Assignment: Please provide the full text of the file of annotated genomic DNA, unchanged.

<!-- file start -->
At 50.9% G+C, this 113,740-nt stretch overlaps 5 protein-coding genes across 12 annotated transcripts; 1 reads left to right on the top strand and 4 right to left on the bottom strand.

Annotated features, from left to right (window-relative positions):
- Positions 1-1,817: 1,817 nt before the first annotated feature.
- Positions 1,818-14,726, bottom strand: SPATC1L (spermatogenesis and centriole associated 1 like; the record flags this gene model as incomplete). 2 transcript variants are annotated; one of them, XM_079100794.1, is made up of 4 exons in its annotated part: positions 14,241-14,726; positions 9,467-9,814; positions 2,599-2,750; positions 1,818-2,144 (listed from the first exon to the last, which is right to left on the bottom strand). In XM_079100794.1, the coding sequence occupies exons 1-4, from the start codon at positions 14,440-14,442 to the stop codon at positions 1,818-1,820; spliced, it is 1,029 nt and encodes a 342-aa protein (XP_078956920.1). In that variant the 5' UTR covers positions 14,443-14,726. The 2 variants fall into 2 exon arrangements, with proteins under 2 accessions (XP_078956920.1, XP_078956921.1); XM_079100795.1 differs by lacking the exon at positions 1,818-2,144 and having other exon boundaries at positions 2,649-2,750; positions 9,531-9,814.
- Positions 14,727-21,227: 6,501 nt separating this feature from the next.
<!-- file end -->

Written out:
At 50.9% G+C, this 113,740-nt stretch overlaps 5 protein-coding genes across 12 annotated transcripts; 1 reads left to right on the top strand and 4 right to left on the bottom strand.

Annotated features, from left to right (window-relative positions):
- Positions 1-1,817: 1,817 nt before the first annotated feature.
- Positions 1,818-14,726, bottom strand: SPATC1L (spermatogenesis and centriole associated 1 like; the record flags this gene model as incomplete). 2 transcript variants are annotated; one of them, XM_079100794.1, is made up of 4 exons in its annotated part: positions 14,241-14,726; positions 9,467-9,814; positions 2,599-2,750; positions 1,818-2,144 (listed from the first exon to the last, which is right to left on the bottom strand). In XM_079100794.1, the coding sequence occupies exons 1-4, from the start codon at positions 14,440-14,442 to the stop codon at positions 1,818-1,820; spliced, it is 1,029 nt and encodes a 342-aa protein (XP_078956920.1). In that variant the 5' UTR covers positions 14,443-14,726. The 2 variants fall into 2 exon arrangements, with proteins under 2 accessions (XP_078956920.1, XP_078956921.1); XM_079100795.1 differs by lacking the exon at positions 1,818-2,144 and having other exon boundaries at positions 2,649-2,750; positions 9,531-9,814.
- Positions 14,727-21,227: 6,501 nt separating this feature from the next.